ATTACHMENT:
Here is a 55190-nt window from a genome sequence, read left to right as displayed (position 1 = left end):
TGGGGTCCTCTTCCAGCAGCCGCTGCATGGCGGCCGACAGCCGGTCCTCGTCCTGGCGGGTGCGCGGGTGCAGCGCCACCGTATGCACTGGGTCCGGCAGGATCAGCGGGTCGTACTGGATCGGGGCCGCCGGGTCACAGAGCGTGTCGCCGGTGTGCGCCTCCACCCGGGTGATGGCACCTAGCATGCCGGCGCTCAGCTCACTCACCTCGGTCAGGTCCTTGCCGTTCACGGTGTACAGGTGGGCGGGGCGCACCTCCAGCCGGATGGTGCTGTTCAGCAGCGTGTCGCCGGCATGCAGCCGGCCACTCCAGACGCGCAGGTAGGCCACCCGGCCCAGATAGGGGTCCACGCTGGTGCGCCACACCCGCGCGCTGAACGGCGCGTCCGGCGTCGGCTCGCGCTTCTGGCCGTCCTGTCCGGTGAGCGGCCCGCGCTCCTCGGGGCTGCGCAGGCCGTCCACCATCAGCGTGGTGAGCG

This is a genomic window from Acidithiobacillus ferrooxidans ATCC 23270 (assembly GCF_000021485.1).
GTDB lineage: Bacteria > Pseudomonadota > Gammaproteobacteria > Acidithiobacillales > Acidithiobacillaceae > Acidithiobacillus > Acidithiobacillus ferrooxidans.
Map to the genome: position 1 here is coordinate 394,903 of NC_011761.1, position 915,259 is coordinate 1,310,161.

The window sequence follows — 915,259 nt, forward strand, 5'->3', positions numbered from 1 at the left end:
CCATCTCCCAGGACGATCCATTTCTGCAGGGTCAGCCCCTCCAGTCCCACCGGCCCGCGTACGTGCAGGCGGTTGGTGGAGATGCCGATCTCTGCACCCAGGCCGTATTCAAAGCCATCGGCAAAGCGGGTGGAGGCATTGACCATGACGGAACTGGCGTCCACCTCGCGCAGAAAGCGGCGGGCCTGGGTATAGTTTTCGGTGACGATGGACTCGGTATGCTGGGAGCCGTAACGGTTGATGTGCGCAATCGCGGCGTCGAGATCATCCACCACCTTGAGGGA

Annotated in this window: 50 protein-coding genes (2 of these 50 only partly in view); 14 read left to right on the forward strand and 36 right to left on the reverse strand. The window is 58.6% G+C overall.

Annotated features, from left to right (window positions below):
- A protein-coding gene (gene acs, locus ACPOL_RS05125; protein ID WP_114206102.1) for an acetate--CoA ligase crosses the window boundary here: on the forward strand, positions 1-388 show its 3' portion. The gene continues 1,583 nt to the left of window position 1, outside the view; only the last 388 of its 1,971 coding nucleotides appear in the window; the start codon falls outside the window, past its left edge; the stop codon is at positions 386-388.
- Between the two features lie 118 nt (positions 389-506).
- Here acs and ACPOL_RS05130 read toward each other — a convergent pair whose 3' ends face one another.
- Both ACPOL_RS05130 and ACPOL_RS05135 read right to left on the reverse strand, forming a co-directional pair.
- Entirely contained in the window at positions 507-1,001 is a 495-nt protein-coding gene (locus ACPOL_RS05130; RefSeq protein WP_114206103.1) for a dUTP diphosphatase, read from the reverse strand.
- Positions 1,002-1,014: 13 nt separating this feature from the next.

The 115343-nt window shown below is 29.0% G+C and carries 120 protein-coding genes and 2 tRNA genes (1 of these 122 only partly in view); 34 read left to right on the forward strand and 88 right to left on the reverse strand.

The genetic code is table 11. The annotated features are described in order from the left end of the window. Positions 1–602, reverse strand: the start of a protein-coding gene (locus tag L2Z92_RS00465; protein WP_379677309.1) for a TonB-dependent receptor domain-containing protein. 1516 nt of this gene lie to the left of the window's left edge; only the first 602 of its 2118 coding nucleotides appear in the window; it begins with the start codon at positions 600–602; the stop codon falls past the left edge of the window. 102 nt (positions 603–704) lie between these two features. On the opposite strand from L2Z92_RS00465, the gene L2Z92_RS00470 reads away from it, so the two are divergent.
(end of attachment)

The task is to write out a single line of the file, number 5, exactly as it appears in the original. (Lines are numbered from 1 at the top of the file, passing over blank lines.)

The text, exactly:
Map to the genome: position 1 here is coordinate 394,903 of NC_011761.1, position 915,259 is coordinate 1,310,161.